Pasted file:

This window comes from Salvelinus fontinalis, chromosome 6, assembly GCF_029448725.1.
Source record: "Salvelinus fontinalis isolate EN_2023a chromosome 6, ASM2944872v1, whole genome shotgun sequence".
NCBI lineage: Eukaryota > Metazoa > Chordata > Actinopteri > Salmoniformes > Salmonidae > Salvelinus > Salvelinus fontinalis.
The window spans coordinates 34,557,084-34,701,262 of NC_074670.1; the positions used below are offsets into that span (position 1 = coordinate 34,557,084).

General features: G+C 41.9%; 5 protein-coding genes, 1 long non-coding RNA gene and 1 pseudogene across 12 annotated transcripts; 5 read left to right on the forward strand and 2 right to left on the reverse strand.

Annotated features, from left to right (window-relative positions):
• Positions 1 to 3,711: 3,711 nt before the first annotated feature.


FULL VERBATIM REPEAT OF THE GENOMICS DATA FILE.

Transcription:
This window comes from Salvelinus fontinalis, chromosome 6, assembly GCF_029448725.1.
Source record: "Salvelinus fontinalis isolate EN_2023a chromosome 6, ASM2944872v1, whole genome shotgun sequence".
NCBI lineage: Eukaryota > Metazoa > Chordata > Actinopteri > Salmoniformes > Salmonidae > Salvelinus > Salvelinus fontinalis.
The window spans coordinates 34,557,084-34,701,262 of NC_074670.1; the positions used below are offsets into that span (position 1 = coordinate 34,557,084).

General features: G+C 41.9%; 5 protein-coding genes, 1 long non-coding RNA gene and 1 pseudogene across 12 annotated transcripts; 5 read left to right on the forward strand and 2 right to left on the reverse strand.

Annotated features, from left to right (window-relative positions):
• Positions 1 to 3,711: 3,711 nt before the first annotated feature.